Scor expects to lose 30% premiums under IFRS 17

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Scor has predicted premiums will be lower by 30% due to the way commissions are reported under IFRS 17, the new accounting standard for insurance contracts taking effect in 2023. 

Gross written premiums are an important metric for many insurers to measure the volume of business, but GWP will not be presented in the income statement under IFRS 17, since, as a cash-based measure, it is inconsistent with the concept of ‘revenue’ in IFRS standards. Instead, a new metric – insurance revenue – will be used. 

Scor’s chief financial officer Ian Kelly said insurance revenues will be represented in the top line in the income statement.

Under the current standard IFRS 4, the French reinsurer expects to receive GWP of €19bn (£16.6bn) for the full year of 2022. However, the new metric - insurance revenue - is expected to be cut by around 30% under IFRS 17 “due to the netting of commissions”, said Kelly. 

Breaking it down to types of business, the figure is expected to be lower by 40% for the firm’s property and casualty business and by 25% for the life and health business. 

Other factors affecting insurance revenue include changes in unearned premiums and, for the firm’s life and health business, the difference in timing of profit recognition, according to Scor’s presentation slides to investors. 

Kelly argued the new metric will better represent the risk premium associated with the business. 

Speaking at Scor’s investor day on Wednesday, Kelly added: “There could be a similar variation seen across other groups outside of Scor, but obviously the extent of changes is going to vary depending on the business mix of that individual group.”

Combined ratio remains but measured differently 

For the non-life sector, an important key metric is the combined ratio, which measures the profitability of a firm. A ratio above 100% means a company is paying out more money in claims than it is receiving from premiums. Therefore, the lower the figure, the better it is for an insurer. 

Some experts believe non-life firms will continue to disclose a combined ratio even after IFRS 17 is implemented, but it is unclear whether adjustments will be made. 

As Scor transitions to IFRS 17, Kelly said there will be an IFRS combined ratio for P&C, which will appear “slightly better” than under IFRS 4. 

He told investors on the numerator (comprising expected claims, expected expenses and experience variance), claims and expenses will be lower due to the discounting effects and exclusion of certain items such as commission and non-attributable expenses. 

The denominator, which is the insurance revenue, will also be lower compared to the current basis following the exclusion of commissions, he added. 

“However in aggregate, we expect the effects on the numerator to be higher than the denominator and overall, the P&C combined ratio to reduce as a result under IFRS 17.”

IFRS 17 to be closely aligned with Solvency II

Kelly said a new core IFRS 17 metric, the ‘economic value’, will be similar to the Solvency II framework. 

The metric is measured as the sum of shareholders’ equity (which accounts for around 50-60% of the economic value) plus the contractual service margin (accounting for around 40-50%). 

According to the firm, this metric is closely aligned with Solvency II because future cashflows are recognised using a best estimate basis, the measure is consistent with key best estimate assumptions and the calculation approach for risk adjustment and risk margin is broadly consistent and based on the internal model.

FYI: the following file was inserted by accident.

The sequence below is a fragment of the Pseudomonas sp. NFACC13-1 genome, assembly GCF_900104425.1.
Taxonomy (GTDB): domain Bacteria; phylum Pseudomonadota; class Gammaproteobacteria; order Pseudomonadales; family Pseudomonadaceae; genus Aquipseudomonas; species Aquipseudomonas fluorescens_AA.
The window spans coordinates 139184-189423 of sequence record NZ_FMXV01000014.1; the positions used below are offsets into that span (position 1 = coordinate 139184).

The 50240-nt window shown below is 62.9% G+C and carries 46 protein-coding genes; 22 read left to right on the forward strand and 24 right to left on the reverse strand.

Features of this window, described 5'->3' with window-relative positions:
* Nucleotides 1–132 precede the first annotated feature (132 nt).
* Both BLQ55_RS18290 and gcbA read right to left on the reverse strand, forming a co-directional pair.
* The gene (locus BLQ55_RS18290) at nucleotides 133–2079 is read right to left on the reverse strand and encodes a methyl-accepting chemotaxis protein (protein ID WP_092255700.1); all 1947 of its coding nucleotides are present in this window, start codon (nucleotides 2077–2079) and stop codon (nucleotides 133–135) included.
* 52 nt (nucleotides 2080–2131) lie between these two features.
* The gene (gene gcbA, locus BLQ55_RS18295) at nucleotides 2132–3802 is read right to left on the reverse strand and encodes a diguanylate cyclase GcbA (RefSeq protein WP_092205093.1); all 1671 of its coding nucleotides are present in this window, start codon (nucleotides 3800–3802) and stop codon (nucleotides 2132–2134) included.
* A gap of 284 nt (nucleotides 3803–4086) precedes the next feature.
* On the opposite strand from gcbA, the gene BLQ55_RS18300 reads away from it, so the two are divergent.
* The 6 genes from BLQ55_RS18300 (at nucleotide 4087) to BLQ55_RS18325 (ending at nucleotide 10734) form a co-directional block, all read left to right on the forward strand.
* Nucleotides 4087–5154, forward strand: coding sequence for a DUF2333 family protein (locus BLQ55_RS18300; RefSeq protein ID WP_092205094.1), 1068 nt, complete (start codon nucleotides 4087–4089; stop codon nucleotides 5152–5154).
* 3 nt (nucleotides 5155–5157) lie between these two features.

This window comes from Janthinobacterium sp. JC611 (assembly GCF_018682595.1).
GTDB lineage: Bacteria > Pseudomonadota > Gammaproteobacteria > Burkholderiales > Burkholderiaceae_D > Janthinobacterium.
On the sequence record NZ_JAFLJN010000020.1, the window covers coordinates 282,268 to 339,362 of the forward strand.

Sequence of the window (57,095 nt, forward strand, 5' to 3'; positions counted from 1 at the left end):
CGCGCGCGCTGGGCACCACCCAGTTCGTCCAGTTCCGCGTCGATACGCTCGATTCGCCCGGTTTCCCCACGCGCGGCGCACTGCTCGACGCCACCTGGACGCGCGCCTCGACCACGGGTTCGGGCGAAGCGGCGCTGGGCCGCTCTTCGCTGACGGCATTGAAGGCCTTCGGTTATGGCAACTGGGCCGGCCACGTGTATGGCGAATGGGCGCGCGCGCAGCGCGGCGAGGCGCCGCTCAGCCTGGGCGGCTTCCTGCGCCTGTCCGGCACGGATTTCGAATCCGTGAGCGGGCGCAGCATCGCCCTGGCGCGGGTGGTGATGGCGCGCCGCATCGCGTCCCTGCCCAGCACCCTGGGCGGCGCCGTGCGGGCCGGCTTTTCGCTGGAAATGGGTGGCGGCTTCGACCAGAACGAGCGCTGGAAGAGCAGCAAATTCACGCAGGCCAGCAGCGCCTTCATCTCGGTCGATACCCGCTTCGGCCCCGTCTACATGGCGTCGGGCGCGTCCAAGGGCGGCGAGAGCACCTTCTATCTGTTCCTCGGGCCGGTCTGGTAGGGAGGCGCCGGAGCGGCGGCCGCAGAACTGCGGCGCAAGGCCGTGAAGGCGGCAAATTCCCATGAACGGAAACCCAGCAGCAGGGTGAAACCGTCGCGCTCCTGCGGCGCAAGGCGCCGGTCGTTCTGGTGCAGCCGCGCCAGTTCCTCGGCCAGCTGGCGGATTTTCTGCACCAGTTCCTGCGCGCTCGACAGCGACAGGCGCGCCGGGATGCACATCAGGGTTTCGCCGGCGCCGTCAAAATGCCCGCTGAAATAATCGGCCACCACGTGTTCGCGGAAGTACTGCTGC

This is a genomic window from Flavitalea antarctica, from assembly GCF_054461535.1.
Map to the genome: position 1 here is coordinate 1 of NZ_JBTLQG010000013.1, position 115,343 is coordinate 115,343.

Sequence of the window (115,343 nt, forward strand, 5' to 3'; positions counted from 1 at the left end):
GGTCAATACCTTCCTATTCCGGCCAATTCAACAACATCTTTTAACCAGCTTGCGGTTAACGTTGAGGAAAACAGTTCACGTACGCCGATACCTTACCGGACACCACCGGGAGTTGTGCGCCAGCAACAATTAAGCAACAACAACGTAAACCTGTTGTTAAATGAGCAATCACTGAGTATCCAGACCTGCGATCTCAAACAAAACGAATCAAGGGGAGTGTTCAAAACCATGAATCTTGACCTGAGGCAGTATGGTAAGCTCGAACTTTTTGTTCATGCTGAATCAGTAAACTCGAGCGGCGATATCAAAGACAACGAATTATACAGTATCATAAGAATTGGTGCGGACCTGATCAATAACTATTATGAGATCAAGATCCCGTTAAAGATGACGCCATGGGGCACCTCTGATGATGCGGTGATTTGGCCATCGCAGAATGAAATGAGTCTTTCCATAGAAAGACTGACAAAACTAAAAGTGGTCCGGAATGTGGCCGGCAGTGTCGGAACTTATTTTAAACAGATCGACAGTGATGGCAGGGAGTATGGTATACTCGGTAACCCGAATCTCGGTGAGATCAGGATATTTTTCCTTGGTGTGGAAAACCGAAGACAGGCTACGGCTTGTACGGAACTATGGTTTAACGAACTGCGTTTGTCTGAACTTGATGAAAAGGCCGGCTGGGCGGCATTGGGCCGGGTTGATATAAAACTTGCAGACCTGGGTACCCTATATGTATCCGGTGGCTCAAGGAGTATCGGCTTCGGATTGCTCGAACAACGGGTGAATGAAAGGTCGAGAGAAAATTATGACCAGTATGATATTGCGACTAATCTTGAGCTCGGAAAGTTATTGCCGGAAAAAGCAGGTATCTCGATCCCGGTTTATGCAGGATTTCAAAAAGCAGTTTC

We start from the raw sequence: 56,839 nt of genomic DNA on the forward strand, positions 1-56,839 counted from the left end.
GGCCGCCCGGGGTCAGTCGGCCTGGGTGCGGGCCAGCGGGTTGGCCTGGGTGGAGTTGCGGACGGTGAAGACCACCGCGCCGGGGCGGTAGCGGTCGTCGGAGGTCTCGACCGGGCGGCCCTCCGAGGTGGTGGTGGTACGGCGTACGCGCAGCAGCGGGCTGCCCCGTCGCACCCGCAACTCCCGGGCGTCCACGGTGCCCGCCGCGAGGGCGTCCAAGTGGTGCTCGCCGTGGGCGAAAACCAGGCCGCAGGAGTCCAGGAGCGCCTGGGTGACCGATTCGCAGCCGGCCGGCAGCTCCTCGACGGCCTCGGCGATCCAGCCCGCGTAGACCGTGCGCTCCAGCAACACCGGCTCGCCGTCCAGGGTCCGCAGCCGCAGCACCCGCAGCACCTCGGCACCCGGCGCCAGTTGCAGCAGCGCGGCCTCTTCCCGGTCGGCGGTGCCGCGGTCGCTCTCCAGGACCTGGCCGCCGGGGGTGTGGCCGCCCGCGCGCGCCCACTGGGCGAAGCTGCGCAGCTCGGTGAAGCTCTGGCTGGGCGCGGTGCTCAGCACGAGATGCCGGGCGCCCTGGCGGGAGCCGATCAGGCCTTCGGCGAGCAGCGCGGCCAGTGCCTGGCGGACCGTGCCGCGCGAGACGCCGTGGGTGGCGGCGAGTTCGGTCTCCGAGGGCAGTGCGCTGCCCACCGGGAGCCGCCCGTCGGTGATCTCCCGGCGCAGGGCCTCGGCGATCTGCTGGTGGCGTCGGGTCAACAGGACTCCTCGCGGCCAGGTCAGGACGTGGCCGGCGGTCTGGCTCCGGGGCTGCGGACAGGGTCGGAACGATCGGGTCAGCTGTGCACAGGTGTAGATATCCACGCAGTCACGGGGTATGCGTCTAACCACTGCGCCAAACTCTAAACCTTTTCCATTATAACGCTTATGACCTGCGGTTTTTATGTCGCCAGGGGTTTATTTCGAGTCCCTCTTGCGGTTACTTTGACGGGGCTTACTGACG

“There’s a convergence between Solvency II and IFRS 17 which allows for more consistent management of the business under regulatory capital and accounting perspective,” Kelly said.

“Scor is a capital driven company, which means our business decisions are based upon our on internal model. Under IFRS 17, our accounting view will be much more closely aligned with the Solvency II view. This results in our real economic value to be better reflected into IFRS 17 than in IFRS 4.”

Scor expects to generate an economic value at the transition to IFRS 17 of more than €9bn. 

The CSM “represents the expected future earnings on business that we’ve written, which flows to equity as we provide the service to the business”, said Kelly. 

The CFO added 90% of the stock of CSM is related to Scor’s life business and will be the main driver of the life earnings going forward. 

“We do expect to see a strong new business CSM generation from both engines, life and P&C. The stock of CSM is principally represented by the life future profits but a strong generation of CSM that we see coming from both life and P&C will unwind into equity, with that P&C CSM unwinding much quicker.”

Profit recognition changes but underlying business does not change

Kelly told investors the company is well prepared for the transition to IFRS 17 and is working through the finalisation of 2022 comparative figures. More guidance on key IFRS 17 indicators will be provided during the full year results of March 2023. 

“It’s important to mention this is a new transition to a new accounting standard but the underlying business does not change, nor does our strategy, nor the way we do business. What we’ll see is the change in the recognition of rhythm of future life profits and the amortisation of CSM,” he said. 

“We expect IFRS 17 to add more transparency in the disclosure of financial accounts but also more volatility, but overall to better reflect the true economic value of our business. So overall we believe it’s good news to the industry and good news to Scor.”

Are your firm’s IFRS 17 KPIs similar to Scor’s?

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